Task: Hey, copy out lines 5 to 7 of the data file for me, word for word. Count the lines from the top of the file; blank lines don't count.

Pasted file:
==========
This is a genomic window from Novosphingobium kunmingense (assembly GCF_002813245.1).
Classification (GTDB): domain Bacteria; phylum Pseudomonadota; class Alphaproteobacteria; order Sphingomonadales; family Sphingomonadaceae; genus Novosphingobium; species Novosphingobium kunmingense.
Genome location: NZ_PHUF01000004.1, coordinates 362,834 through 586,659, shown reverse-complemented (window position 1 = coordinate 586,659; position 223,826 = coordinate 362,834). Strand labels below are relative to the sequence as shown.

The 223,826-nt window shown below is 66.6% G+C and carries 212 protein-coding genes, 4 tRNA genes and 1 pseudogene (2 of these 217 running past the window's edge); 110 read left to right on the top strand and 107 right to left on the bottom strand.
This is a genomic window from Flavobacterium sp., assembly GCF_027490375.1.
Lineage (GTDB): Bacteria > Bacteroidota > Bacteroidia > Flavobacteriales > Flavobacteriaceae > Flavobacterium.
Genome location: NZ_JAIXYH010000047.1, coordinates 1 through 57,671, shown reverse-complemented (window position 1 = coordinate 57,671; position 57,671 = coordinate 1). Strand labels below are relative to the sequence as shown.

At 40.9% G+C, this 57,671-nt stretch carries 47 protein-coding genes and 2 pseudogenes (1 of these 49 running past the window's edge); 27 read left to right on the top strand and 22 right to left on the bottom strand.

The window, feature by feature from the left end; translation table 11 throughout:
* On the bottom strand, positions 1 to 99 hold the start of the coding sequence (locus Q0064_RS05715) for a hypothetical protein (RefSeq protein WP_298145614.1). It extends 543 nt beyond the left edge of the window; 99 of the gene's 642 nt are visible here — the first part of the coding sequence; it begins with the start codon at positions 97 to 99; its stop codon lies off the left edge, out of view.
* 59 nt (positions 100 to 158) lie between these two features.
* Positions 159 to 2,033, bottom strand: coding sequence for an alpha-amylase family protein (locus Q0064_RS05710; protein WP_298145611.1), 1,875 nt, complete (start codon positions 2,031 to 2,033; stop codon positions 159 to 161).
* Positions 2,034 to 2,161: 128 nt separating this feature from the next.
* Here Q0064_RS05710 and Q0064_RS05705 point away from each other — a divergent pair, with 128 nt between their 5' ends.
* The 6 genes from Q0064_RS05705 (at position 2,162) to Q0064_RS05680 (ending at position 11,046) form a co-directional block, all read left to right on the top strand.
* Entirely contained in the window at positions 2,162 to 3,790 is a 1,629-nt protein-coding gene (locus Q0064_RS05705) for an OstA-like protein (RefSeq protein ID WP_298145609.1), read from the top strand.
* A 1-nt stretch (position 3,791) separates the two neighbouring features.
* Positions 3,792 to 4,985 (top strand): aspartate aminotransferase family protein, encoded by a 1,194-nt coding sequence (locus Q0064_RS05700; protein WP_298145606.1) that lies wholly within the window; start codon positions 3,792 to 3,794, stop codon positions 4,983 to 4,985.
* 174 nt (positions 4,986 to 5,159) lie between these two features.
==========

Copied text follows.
This is a genomic window from Flavobacterium sp., assembly GCF_027490375.1.
Lineage (GTDB): Bacteria > Bacteroidota > Bacteroidia > Flavobacteriales > Flavobacteriaceae > Flavobacterium.
Genome location: NZ_JAIXYH010000047.1, coordinates 1 through 57,671, shown reverse-complemented (window position 1 = coordinate 57,671; position 57,671 = coordinate 1). Strand labels below are relative to the sequence as shown.